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Czech government approves new energy and climate plan

The Czech Republic will meet its commitment to reduce greenhouse gas emissions, as called for in the Fit for 55 package, but this is conditional on ensuring that sufficient energy is available for businesses and citizens.

The Czech Republic will deliver on its commitment to reduce greenhouse gas emissions as called in the Fit for 55 package, but the condition is to ensure sufficient and affordable energy for businesses and citizens. An update to the Czech Republic's National Energy and Climate Plan, which responds to the advancing climate crisis and developments in the energy sector following Russia's incursion into Ukraine, was approved by Petr Fiala’s government at a meeting on Wednesday, 18 October 2023.

This updated energy climate plan defines the steps that need to be taken within the Czech energy sector to meet the European Union's climate and energy targets. The strategy reflects the current experience of the security and price crisis and foresees, for example, a 55 % reduction in greenhouse gas emissions by 2030 (compared to 1990) or an increase in the share of renewables in electricity generation from the current 13 % to 37 % in 2030. A fundamental condition for implementing the plan is that the Czech Republic should have sufficient energy from its sources and, where appropriate, from imports to meet the needs of the economy and Czech households.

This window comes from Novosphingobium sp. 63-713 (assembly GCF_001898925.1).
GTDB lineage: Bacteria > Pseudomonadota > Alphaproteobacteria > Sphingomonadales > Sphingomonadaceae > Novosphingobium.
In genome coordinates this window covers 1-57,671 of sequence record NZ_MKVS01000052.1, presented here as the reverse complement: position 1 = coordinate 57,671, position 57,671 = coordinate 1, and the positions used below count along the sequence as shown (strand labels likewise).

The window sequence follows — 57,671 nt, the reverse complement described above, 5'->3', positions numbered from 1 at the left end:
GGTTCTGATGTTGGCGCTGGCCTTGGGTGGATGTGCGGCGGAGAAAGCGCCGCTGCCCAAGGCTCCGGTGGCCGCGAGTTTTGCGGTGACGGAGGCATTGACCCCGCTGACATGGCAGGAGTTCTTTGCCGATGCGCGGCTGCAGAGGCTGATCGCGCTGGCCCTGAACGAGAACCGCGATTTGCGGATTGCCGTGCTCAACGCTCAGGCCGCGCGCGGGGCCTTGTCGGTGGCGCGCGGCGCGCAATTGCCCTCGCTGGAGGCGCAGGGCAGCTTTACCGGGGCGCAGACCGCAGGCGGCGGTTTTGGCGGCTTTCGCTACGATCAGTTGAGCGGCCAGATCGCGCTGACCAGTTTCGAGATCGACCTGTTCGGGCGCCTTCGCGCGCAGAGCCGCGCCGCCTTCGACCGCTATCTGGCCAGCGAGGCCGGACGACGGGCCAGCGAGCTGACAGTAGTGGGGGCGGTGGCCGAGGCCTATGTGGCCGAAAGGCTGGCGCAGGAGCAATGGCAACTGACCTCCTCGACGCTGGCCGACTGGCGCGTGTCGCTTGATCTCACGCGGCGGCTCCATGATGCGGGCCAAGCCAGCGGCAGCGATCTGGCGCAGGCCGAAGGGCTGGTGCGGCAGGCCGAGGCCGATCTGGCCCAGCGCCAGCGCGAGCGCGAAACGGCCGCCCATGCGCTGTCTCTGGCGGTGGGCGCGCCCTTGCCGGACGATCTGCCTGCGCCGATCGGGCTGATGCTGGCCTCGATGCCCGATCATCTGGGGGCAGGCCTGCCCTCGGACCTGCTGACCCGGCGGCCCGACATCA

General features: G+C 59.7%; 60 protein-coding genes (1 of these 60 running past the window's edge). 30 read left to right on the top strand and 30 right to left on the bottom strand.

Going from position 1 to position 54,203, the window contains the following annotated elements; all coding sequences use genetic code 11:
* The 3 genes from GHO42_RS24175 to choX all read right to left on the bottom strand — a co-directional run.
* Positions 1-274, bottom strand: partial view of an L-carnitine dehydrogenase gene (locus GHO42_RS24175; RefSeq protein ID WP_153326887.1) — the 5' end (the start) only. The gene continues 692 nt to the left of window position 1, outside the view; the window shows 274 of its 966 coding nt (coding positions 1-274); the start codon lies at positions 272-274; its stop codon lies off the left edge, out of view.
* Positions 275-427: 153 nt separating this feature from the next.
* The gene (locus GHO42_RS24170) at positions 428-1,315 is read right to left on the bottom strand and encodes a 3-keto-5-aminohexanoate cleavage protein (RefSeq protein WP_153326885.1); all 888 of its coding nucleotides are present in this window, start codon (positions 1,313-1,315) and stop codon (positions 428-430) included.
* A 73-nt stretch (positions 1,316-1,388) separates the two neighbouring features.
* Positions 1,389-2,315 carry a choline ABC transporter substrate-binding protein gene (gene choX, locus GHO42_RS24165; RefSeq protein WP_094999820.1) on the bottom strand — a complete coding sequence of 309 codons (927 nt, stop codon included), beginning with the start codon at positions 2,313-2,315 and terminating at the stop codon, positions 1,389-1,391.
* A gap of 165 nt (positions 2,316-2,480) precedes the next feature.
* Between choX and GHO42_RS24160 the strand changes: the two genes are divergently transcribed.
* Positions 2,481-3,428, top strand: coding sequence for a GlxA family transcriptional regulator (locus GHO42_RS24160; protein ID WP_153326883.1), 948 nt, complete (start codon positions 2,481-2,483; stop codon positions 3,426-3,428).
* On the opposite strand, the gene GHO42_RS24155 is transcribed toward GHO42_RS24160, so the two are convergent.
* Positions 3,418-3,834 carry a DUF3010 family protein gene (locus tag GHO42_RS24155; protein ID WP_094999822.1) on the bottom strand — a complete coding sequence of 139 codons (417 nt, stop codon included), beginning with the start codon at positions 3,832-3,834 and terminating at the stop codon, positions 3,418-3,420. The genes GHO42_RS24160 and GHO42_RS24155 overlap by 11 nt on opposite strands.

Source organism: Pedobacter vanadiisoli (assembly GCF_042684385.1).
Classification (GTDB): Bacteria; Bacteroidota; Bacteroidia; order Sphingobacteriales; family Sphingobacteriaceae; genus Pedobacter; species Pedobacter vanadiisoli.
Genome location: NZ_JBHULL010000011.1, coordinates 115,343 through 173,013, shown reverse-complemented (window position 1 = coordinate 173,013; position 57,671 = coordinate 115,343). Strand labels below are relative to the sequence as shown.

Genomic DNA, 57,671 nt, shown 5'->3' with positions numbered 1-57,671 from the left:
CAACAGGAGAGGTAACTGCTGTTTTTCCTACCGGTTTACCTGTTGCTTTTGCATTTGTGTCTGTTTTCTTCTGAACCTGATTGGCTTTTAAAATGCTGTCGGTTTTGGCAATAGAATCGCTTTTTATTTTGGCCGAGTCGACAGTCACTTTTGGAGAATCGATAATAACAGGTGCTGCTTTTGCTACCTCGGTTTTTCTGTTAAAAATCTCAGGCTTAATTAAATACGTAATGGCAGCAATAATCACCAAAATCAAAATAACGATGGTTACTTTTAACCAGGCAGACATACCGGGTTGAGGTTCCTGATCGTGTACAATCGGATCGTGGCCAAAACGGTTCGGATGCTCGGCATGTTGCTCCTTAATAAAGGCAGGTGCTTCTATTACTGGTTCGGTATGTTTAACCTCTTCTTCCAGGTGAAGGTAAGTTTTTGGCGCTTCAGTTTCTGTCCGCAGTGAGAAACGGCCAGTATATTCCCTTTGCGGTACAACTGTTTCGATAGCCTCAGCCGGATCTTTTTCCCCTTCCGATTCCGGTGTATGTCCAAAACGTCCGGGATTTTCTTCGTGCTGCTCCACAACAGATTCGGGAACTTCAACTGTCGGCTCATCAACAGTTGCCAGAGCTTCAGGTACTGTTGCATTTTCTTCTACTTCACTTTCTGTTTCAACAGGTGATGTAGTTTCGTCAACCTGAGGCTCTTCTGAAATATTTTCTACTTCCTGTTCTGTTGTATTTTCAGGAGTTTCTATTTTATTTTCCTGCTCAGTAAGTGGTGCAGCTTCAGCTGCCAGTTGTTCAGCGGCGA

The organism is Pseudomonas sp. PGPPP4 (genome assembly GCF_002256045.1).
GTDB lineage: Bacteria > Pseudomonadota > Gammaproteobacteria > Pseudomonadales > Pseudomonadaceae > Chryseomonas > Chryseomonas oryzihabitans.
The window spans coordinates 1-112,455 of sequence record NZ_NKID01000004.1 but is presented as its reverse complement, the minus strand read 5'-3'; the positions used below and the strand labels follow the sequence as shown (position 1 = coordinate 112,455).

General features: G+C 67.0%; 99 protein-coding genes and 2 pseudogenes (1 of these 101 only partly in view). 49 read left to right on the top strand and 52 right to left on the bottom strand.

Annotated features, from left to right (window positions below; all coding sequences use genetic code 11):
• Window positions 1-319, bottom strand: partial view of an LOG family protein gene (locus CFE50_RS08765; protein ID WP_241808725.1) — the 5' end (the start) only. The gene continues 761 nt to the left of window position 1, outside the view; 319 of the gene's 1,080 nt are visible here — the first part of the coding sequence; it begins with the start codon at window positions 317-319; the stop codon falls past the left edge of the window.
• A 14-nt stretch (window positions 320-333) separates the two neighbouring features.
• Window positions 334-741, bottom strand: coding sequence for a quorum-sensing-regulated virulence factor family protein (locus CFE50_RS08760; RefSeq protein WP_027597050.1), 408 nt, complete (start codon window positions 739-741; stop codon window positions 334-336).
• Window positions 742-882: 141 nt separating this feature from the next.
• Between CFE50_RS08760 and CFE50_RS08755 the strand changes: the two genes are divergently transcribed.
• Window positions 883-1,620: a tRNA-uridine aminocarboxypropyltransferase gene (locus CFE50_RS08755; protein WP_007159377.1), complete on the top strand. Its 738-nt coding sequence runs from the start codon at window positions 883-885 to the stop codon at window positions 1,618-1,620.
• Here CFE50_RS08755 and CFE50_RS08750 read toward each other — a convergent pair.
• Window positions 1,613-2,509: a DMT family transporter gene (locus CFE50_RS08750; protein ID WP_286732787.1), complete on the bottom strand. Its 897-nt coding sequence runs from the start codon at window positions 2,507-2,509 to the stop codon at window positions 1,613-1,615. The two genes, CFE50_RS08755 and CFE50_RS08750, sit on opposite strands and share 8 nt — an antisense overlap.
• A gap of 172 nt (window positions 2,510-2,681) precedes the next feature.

According to the minister Jozef Síkela, electricity will gradually replace other fuels, especially coal and oil. This will require a significant increase in electricity production from renewable sources, primarily through solar and wind energy development. The plan, therefore, envisages the construction of 10.1 gigawatts (GW) of new grid-connected photovoltaic (PV) installed capacity and 1.5 GW of new wind capacity by 2030. Hundreds of new wind power plants are expected to be built.

The state also wants to gradually strengthen nuclear power. By 2030, its share in electricity production should be around 40 %, according to minister Síkela. In the following decade, the plan envisages the construction of new nuclear units, which should gradually increase the share of nuclear power to 60 %. In addition to the Dukovany unit currently under preparation, another could be built at Dukovany due to the hot pipeline to Brno, and two more at Temelín. However, nuclear energy should be the main focus of the forthcoming update of the state energy concept. According to minister Síkela, electricity production from natural gas should also increase temporarily in the coming years to supplement the less predictable production from renewable sources. The minister Síkela also believes that the Czech Republic should import more electricity from abroad.

Prepared by foreign office CzechTrade Belgium

Source:,, CEBRE